A new urgency for collaboration is breathing new life into old concepts.
Utilization management (UM) processes transitioned from retrospective utilization review in the 1980s to prospective review in the 1990s. Because of the sentinel effect of early prospective programs, payers no longer review many services but do continue to manage high-cost services such as imaging and molecular diagnostics.
Also, payers and hospitals have continuously used evidence-based clinical criteria to help ensure unneeded or inefficient care is avoided. However, from the practitioners' point of view, UM means oversight of their medical practices as well as a drain on time and resources.
A more collaborative approach to UM changes the dynamic between payers and physicians and enables better, quicker processes. Automation can provide evidence-based decision support at the point of care for a range of services that includes acute care, procedures, imaging and specialty drugs.
Add access to medical policies and information about which providers are in-network for a particular patient at the time the physician and patient are making a decision, and you dramatically increase the power to influence quality and cost. Everyone wins: More consistent and better decisions improve outcomes, automated approval for most requests lowers the hassle factor for physicians, and an easy way to identify in-network providers lowers costs for payers and patients.
Another concept being revisited is bundling payment for episodes of care, the goal of which is to encourage care team coordination around evidence-based best practices and improve clinical and financial outcomes. Our industry has long discussed payment reform, agreeing that payment for value, not volume, is the desired goal. The question has been, with the complexity of interconnecting process and the need for buy-in from so many different stakeholders, how do you encourage effective care management through value-based reimbursement?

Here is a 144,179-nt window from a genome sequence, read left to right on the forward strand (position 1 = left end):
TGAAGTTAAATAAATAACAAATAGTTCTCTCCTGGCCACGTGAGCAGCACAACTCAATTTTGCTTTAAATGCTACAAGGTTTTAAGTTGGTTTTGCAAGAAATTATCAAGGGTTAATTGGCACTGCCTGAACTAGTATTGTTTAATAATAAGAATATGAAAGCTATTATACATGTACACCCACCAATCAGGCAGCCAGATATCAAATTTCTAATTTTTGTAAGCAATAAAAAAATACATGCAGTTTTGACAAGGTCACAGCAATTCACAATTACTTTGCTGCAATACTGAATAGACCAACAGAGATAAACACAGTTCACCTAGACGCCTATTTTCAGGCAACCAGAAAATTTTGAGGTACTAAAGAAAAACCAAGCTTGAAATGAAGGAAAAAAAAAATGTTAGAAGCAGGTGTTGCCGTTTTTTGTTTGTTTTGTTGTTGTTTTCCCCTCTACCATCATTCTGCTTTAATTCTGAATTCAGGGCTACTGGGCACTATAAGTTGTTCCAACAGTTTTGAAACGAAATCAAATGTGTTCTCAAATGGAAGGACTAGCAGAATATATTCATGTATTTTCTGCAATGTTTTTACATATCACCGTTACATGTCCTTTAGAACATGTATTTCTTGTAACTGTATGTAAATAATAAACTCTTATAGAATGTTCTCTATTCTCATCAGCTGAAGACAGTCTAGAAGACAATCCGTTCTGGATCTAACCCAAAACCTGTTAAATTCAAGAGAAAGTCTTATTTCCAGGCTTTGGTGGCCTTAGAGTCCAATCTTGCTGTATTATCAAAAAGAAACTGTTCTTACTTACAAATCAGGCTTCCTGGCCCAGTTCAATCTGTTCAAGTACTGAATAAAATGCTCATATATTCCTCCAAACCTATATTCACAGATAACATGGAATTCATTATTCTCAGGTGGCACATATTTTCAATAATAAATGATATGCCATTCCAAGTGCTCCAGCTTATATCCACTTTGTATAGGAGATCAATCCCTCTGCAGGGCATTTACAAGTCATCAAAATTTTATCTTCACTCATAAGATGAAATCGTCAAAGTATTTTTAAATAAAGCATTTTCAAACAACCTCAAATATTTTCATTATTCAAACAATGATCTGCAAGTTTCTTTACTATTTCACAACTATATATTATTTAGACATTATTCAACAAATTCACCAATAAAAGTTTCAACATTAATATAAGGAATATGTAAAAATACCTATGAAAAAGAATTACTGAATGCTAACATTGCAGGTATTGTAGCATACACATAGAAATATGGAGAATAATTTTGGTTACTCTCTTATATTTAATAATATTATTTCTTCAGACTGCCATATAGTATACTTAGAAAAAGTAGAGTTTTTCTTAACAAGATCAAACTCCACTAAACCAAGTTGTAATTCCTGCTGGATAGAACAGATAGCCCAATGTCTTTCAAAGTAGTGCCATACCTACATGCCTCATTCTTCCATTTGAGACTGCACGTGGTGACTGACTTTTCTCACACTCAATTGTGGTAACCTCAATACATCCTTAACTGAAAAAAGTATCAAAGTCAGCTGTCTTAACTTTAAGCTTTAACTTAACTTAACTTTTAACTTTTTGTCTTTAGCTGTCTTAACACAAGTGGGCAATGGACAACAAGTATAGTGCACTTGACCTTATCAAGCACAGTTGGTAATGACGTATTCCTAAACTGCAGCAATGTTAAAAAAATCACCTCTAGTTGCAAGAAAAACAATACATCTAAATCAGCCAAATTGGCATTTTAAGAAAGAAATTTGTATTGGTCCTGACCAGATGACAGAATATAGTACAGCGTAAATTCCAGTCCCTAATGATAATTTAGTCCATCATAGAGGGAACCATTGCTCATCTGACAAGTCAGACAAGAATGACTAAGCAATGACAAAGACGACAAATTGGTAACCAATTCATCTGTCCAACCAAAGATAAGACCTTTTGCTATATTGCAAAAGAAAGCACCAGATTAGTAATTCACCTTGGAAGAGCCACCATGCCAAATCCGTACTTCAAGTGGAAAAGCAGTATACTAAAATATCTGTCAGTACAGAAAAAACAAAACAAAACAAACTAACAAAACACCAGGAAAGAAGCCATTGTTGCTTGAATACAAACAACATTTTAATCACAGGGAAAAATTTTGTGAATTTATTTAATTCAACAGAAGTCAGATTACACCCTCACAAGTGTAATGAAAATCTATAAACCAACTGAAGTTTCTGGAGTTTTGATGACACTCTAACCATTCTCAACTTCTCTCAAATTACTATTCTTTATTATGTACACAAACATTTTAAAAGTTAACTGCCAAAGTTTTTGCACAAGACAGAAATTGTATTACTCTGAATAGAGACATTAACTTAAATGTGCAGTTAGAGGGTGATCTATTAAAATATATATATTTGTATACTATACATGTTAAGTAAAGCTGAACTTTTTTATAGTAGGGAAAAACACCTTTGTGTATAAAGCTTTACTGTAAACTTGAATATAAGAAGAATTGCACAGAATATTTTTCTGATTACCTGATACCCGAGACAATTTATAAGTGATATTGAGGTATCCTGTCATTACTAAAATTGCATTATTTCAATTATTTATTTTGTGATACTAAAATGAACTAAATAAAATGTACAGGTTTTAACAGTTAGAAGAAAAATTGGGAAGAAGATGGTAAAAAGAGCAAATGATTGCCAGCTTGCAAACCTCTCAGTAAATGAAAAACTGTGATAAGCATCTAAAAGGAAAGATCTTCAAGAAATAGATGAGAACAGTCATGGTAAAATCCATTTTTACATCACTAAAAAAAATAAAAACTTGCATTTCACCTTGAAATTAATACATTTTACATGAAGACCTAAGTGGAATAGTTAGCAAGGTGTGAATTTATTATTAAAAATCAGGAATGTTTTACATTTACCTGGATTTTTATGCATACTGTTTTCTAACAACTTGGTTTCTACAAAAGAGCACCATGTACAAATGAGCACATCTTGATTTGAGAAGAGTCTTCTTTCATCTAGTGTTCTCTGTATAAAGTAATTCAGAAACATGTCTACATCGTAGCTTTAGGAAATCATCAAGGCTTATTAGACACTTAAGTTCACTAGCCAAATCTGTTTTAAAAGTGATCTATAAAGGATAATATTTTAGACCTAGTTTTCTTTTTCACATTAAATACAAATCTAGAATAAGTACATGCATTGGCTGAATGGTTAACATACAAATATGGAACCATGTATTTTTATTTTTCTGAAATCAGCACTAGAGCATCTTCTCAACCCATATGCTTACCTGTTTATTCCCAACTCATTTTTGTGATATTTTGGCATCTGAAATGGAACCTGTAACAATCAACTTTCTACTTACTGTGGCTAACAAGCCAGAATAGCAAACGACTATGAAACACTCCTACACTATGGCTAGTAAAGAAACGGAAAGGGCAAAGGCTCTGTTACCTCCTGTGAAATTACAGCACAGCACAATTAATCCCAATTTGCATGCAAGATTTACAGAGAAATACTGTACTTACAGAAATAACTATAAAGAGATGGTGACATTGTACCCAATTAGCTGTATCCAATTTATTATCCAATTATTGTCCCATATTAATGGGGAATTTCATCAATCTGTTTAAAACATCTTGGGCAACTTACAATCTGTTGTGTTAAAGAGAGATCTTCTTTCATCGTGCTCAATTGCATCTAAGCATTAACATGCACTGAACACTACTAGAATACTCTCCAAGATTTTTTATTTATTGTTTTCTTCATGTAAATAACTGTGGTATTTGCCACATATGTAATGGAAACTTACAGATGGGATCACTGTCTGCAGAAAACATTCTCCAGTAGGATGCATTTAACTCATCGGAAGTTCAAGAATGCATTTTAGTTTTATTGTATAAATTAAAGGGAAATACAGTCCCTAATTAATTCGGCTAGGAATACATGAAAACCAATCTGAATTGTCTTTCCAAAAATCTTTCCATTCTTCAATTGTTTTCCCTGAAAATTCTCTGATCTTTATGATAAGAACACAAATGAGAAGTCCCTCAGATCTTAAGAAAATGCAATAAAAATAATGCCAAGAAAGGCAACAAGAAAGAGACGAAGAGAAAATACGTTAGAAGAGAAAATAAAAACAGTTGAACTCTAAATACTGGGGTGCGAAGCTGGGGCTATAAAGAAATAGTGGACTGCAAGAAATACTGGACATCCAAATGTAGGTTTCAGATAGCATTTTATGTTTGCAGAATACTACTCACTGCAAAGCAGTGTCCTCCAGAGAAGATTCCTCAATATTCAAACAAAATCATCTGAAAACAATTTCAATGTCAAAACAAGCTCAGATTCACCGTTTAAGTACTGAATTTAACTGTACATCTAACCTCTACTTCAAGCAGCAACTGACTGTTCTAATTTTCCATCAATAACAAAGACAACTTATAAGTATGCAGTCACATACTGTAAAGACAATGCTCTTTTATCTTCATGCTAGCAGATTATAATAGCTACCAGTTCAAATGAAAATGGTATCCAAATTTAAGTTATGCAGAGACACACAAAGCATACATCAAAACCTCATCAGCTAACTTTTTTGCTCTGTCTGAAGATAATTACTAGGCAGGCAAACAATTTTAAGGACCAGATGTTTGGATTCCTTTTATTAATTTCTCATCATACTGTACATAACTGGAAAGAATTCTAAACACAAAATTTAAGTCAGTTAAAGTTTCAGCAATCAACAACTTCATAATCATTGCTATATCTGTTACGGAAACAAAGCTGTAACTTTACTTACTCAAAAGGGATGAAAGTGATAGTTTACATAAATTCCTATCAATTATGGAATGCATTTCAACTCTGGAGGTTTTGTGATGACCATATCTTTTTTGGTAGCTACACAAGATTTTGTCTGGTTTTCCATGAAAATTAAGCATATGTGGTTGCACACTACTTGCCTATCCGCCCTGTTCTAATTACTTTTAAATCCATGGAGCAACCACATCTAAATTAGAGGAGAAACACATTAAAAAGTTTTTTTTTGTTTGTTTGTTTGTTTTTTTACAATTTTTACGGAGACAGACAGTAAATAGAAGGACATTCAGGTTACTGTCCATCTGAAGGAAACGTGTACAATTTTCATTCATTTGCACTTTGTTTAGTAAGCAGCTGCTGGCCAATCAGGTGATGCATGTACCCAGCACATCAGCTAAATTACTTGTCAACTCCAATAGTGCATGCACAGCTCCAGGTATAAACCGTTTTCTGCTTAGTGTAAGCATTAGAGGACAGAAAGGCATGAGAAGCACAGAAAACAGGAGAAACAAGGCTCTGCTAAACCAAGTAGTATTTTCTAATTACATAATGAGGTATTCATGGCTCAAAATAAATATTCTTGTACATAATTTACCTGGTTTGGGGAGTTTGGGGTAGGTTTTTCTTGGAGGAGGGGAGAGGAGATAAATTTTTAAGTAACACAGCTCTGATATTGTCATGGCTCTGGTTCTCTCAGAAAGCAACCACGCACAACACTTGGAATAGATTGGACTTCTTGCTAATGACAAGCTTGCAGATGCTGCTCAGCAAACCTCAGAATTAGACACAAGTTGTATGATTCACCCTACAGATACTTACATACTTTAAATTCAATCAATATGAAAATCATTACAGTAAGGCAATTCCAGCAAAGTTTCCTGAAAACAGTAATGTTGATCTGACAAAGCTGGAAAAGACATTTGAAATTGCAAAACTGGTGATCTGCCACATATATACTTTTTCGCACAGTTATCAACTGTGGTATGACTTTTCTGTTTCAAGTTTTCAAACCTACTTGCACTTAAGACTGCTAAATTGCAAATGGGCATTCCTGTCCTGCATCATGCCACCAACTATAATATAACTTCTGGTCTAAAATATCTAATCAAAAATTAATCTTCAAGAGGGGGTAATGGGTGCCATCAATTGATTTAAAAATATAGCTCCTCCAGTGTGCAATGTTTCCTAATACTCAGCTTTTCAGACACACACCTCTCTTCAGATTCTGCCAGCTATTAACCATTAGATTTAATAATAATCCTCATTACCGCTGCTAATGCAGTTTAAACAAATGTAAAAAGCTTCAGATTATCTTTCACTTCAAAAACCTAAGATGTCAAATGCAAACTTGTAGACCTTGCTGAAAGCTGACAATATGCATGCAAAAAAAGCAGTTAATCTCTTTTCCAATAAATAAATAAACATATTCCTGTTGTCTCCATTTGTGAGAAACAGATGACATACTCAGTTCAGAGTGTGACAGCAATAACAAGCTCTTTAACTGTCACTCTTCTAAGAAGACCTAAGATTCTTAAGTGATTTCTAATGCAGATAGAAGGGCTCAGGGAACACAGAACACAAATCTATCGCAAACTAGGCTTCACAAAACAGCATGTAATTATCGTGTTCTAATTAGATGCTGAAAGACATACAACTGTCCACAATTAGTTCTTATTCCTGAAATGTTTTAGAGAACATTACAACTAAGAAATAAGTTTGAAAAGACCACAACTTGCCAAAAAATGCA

Early attempts to bundle payments for episodes of care were rife with problems. Manual processes were inefficient, preventing scalability and impact. Capitation without monitoring of quality, access and patient experience-call it "cap and run"-was the norm. Payers set goals, such as reducing the cost of a specific procedure by 5%, and providers were left to figure out how to meet them. There were no standards or technology to adjust risk or measure quality.
Here, too, automation and collaboration are driving progress. New technologies automate episode definitions and analytics that reflect 30 years of stakeholder agreement around quality metrics, reinforcing best practices and care coordination while addressing scalability issues. Together, these advances and a willingness-truly a need-to collaborate have helped bundled payment move light years beyond its early attempts, to the point where it is now viewed as one of the most promising payment reform strategies.
Which combination of approaches will prevail is not certain, but one thing is: Progress depends on all healthcare stakeholders working as an ensemble, supported by technology.
David K. Nace, MD, is vice president, medical director, for McKesson Corporation.